In a statement released, IATA’s Director General and CEO, Tony Tyler said, “Once again, innocent travelers have been attacked in a cowardly and murderous act. Our thoughts are with the victims, and their families and friends.”
“Air transport brings people together and facilitates both social and economic development. Istanbul has a particularly significant and historical role in connecting East and West. Last night’s attack was a broad attack on our shared humanity. But terrorism will never succeed in reversing the interconnectedness of the world. The desire of the human spirit to explore and trade will always triumph over suspicion and fear. That Istanbul airport is operating today is a testament to the resilience and determination of the Turkish people and the aviation industry. We stand together in solidarity–confident that we will emerge stronger and more united in our resolve to keep connecting our world,” said Tyler.
“The safety and security of passengers are our top priorities. This tragedy in Istanbul and the one in Brussels earlier this year show that there is a growing challenge for governments to keep people safe in the ‘landside’ parts of the airport. Moving people ‘airside’ more quickly can help to mitigate risk. The industry has a number of initiatives in place to achieve that aim and we are working with governments and airports to implement them,” said Tyler.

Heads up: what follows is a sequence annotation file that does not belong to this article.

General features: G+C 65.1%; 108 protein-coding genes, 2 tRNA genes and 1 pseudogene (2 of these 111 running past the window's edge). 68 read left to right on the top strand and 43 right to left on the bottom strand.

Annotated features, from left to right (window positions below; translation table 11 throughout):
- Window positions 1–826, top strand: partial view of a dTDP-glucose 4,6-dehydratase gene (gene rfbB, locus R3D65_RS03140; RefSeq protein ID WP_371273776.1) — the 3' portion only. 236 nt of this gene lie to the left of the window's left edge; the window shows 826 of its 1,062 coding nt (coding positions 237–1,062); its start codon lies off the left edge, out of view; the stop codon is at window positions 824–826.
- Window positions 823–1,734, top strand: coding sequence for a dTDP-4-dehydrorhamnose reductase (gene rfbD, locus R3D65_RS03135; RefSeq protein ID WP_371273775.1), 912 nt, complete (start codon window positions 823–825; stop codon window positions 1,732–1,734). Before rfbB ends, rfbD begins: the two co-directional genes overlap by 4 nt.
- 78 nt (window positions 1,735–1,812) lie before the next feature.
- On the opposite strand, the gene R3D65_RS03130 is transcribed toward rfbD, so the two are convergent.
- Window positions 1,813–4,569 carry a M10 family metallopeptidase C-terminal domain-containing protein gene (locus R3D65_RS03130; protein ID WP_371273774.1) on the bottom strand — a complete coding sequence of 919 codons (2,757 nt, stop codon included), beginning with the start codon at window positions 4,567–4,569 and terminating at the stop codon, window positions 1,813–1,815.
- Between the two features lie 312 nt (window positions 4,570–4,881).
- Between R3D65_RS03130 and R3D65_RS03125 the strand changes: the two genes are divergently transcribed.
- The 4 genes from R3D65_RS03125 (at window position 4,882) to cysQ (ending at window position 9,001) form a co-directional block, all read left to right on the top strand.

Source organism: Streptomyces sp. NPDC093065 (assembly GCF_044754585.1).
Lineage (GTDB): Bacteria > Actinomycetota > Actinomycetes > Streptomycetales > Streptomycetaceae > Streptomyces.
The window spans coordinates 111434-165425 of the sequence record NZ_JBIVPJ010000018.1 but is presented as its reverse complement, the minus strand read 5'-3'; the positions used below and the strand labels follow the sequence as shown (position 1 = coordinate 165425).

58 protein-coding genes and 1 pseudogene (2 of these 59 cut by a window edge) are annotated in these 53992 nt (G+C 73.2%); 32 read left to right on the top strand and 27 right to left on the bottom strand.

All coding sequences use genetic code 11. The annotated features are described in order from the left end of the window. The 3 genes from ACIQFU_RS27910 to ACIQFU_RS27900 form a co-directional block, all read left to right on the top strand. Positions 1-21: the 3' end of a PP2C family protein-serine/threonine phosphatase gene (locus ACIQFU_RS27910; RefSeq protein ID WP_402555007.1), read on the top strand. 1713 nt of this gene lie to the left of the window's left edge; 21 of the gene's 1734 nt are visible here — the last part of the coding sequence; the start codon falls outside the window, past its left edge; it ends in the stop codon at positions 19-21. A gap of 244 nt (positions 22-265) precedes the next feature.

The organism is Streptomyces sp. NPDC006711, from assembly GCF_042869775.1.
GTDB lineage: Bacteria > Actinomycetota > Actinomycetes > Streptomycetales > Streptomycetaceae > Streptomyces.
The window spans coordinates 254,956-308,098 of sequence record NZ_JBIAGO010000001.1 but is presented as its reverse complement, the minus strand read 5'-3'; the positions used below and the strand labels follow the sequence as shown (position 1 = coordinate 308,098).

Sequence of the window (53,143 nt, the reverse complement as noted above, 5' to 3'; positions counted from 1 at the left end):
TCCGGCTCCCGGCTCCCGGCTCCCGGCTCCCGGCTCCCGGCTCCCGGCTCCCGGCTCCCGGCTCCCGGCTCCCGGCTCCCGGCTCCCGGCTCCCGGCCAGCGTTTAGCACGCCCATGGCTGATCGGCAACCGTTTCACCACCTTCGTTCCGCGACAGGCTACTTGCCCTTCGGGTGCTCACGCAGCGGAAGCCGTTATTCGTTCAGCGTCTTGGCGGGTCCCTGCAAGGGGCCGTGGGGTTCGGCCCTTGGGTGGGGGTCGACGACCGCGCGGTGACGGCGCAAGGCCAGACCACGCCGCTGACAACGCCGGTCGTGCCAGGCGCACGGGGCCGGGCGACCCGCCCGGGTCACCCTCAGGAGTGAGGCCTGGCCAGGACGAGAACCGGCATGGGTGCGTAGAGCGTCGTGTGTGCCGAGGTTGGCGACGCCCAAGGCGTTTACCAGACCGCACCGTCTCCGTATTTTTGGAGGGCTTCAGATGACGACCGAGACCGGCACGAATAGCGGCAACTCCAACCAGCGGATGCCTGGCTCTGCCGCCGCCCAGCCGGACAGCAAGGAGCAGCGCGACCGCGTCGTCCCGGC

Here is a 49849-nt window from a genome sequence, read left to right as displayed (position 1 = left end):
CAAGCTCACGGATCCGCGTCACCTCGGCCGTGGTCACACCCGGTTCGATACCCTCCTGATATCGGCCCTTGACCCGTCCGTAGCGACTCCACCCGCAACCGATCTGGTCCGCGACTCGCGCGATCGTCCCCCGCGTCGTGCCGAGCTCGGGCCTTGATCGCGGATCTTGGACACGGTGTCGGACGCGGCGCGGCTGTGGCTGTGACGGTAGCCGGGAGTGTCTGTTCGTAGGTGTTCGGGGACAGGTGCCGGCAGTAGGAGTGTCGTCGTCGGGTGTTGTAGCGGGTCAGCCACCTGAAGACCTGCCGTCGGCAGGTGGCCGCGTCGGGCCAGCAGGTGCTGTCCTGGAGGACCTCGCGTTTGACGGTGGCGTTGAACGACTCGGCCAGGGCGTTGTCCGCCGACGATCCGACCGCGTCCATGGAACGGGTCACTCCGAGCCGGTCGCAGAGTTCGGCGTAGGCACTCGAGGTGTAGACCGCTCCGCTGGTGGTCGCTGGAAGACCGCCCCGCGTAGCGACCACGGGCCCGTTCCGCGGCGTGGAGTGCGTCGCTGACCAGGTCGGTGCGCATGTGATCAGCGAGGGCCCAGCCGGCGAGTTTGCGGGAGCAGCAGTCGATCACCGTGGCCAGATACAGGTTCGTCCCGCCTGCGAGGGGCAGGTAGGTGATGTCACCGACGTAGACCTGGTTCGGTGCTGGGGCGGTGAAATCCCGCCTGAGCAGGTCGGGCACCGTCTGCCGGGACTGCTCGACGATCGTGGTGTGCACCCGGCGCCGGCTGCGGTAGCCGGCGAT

Last night three suicide bombers opened fire then blew themselves up in Istanbul’s Ataturk Airport, killing 36 people and wounding close to 150 in what Turkey’s prime minister said appeared to have been an attack by Islamic State militants.
According to reports, one of the attackers opened fire in the departures hall with an automatic weapon, sending passengers diving for cover and trying to flee, before all three blew themselves up in or around the arrivals hall a floor below.
The attack on Europe’s third-busiest airport is one of the deadliest in a series of suicide bombings in Turkey, which is struggling to contain the spillover from Syria’s civil war and battling an insurgency by Kurdish militants in its southeast.
Police fired shots to try to stop two of the attackers just before they reached a security checkpoint at the arrivals hall, but they detonated their explosives, a Turkish official said.
The vast majority of those killed were Turkish nationals but foreigners were also among the dead, the official said.
Almost seven hours after the attack, which started around 21:50, no group had claimed responsibility.
The attack bore similarities to a suicide bombing by Islamic State militants at Brussels Airport in March which killed 16 people. A coordinated attack also targeted a rush-hour metro train, killing a further 16 people in the Belgian capital.